Elections Under Threat? A Global Comparative Analysis of Cybersecurity of Elections

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The panel included (from left to right): Michael Svetlik, Tammy Patrick, Tom Rogers, Dr. Chia-hung Tsai, Dr. Lorenzo Córdova Vianello and Katherine Ellena.

On November 6, 2018, the International Foundation for Electoral Systems (IFES) gathered more than 130 participants for “Elections Under Threat? A Global Comparative Analysis of Cybersecurity of Elections,” a discussion about the state of cybersecurity of elections around the world and how election officials can strengthen and protect this critical infrastructure. The event was held in Washington, D.C., on the same day that the United States (U.S.) holds general elections.

The cybersecurity of elections is now a critical component of election planning. Since the 2016 U.S. presidential election, there is greater awareness of how cyber threats can affect the administration of elections at all levels. From voter registration data to results transmission, elections are vulnerable to external threats and manipulation. Safeguarding the integrity of elections requires a high level of commitment, both political and financial, for the implementation of measures that ensure that election processes and results remain credible.

The event was moderated by Michael Svetlik, IFES’ vice president for programs. Tammy Patrick, senior advisor for the Elections Program at the Democracy Fund, outlined the decentralized electoral system in the U.S. and federal, state and local efforts to bolster cybersecurity. International election management body (EMB) representatives included Tom Rogers, electoral commissioner for the Australian Electoral Commission; Dr. Chia-hung Tsai, commissioner for the Central Election Commission of Taiwan; and Dr. Lorenzo Córdova Vianello, chairman of the National Electoral Institute of Mexico. Rogers, Tsai and Córdova Vianello provided an overview of their respective EMBs’ responsibilities and insights into how they are responding to cyber threats. Katherine Ellena, IFES’ legal advisor, unveiled a new Holistic Exposure and Adaptation Testing (HEAT) methodology, which aims to secure automated and digitalized electoral processes against unanticipated threats, illicit incursions, system failures or unfounded legal challenges. IFES President and CEO Anthony Banbury provided closing remarks, recognizing and thanking those in attendance, including Dr. Emad Alsaiah, chairman of the Libyan High National Elections Commission; Shrayef Bentahia, chairman of the Libyan Central Committee for Municipal Councils Elections; and Ukrainian students enrolled in IFES' semester-long civic education course "Democracy: from Theory to Practice."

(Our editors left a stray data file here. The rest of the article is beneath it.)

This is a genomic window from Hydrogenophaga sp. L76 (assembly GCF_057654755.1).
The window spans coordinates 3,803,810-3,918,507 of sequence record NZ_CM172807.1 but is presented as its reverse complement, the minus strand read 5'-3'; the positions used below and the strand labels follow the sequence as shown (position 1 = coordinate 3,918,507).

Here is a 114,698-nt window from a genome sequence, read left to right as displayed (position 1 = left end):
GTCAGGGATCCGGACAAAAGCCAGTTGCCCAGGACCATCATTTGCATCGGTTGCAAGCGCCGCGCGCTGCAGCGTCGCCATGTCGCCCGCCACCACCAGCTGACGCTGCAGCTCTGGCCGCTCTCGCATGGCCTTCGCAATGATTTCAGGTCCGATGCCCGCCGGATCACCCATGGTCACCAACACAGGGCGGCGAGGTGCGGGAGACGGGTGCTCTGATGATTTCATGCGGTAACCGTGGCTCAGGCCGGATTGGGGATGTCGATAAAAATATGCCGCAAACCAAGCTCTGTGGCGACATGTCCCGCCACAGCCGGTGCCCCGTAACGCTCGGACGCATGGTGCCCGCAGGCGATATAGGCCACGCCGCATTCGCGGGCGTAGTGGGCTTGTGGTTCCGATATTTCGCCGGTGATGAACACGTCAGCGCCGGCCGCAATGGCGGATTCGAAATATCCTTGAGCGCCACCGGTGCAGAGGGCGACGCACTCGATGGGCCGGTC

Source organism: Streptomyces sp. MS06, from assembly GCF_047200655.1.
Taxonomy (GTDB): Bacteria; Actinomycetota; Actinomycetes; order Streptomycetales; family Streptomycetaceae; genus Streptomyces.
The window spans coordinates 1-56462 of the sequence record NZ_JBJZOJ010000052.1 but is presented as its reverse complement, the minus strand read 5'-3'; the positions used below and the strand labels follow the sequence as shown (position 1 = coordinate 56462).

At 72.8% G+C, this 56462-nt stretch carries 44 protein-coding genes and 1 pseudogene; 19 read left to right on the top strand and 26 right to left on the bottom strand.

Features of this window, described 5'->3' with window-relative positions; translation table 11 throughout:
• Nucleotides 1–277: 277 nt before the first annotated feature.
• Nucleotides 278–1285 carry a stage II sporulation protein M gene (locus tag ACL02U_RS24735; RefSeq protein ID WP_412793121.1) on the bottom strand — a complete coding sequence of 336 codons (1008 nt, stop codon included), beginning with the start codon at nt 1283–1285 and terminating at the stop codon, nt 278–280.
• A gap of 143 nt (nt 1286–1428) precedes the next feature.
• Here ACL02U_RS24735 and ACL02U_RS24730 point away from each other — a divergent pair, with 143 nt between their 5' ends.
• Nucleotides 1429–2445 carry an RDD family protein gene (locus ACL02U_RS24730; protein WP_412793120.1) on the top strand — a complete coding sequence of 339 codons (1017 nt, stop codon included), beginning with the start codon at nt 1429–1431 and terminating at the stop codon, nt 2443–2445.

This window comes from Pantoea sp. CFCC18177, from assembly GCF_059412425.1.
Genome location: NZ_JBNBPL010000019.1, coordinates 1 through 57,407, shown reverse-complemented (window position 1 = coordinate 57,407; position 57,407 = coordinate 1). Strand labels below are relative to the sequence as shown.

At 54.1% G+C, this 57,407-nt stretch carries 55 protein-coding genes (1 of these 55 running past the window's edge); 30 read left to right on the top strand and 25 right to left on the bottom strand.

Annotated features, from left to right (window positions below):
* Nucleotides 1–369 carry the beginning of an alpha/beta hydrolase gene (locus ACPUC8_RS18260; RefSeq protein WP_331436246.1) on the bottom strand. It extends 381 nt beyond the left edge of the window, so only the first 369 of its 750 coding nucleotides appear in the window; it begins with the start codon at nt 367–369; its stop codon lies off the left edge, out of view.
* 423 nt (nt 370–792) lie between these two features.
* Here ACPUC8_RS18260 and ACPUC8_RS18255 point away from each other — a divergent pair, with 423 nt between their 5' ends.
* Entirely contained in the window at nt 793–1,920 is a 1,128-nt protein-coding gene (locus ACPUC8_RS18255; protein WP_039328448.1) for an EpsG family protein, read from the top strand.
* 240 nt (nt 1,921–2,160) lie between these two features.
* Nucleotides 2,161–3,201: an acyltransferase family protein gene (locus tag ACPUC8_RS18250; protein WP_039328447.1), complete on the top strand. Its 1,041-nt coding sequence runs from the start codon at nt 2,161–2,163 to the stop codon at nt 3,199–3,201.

To view a recording of the discussion, watch the video below.

(0:05) Welcome remarks by Michael Svetlik, Vice President of Programs, IFES
(6:49) Remarks by Tammy Patrick, Senior Advisor for the Elections Program, Democracy Fund
(18:26) Remarks by Tom Rogers, Electoral Commissioner, Australian Electoral Commission
(27:55) Remarks by Dr. Chia-hung Tsai, Commissioner, Central Election Commission of Taiwan
(38:05) Remarks by Dr. Lorenzo Córdova Vianello, Chairman, National Electoral Institute of Mexico
(52:09) Remarks by Katherine Ellena, Legal Advisor, IFES
(1:07:12) Questions from Svetlik
(1:14:55) Questions from the audience
(1:41:40) Closing remarks by Anthony Banbury, President and CEO, IFES

To view a photo gallery, please click here or the photo below.

Elections Under Threat? A Global Comparative Analysis of Cybersecurity of Elections

Dr. Lorenzo Córdova Vianello shares his perspectives on Mexico's recent elections and experiences with cybersecurity.

IFES thanks the Taiwan Foundation for Democracy for its generous support.